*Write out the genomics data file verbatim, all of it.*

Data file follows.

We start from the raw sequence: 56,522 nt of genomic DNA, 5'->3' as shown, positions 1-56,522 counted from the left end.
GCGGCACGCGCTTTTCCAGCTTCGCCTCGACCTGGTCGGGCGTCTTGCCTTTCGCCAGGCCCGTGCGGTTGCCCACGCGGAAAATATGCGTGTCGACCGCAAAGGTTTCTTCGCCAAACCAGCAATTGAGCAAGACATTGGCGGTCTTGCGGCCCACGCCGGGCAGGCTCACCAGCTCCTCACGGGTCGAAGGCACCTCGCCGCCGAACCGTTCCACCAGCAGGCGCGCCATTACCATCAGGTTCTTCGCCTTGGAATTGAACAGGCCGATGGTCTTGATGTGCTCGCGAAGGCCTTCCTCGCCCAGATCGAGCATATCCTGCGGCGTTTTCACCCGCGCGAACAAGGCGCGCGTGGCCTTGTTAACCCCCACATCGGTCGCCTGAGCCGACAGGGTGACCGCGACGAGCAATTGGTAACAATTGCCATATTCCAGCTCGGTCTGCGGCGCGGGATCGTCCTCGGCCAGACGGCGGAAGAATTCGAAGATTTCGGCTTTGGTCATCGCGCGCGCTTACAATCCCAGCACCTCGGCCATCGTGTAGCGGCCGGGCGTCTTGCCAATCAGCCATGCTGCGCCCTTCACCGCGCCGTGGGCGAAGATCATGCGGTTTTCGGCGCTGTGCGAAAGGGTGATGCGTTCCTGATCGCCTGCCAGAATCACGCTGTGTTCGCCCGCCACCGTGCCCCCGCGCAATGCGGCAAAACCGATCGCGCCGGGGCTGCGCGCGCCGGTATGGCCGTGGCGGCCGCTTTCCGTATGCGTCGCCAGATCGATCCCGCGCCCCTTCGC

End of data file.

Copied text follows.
We start from the raw sequence: 56,522 nt of genomic DNA, 5'->3' as shown, positions 1-56,522 counted from the left end.
GCGGCACGCGCTTTTCCAGCTTCGCCTCGACCTGGTCGGGCGTCTTGCCTTTCGCCAGGCCCGTGCGGTTGCCCACGCGGAAAATATGCGTGTCGACCGCAAAGGTTTCTTCGCCAAACCAGCAATTGAGCAAGACATTGGCGGTCTTGCGGCCCACGCCGGGCAGGCTCACCAGCTCCTCACGGGTCGAAGGCACCTCGCCGCCGAACCGTTCCACCAGCAGGCGCGCCATTACCATCAGGTTCTTCGCCTTGGAATTGAACAGGCCGATGGTCTTGATGTGCTCGCGAAGGCCTTCCTCGCCCAGATCGAGCATATCCTGCGGCGTTTTCACCCGCGCGAACAAGGCGCGCGTGGCCTTGTTAACCCCCACATCGGTCGCCTGAGCCGACAGGGTGACCGCGACGAGCAATTGGTAACAATTGCCATATTCCAGCTCGGTCTGCGGCGCGGGATCGTCCTCGGCCAGACGGCGGAAGAATTCGAAGATTTCGGCTTTGGTCATCGCGCGCGCTTACAATCCCAGCACCTCGGCCATCGTGTAGCGGCCGGGCGTCTTGCCAATCAGCCATGCTGCGCCCTTCACCGCGCCGTGGGCGAAGATCATGCGGTTTTCGGCGCTGTGCGAAAGGGTGATGCGTTCCTGATCGCCTGCCAGAATCACGCTGTGTTCGCCCGCCACCGTGCCCCCGCGCAATGCGGCAAAACCGATCGCGCCGGGGCTGCGCGCGCCGGTATGGCCGTGGCGGCCGCTTTCCGTATGCGTCGCCAGATCGATCCCGCGCCCCTTCGC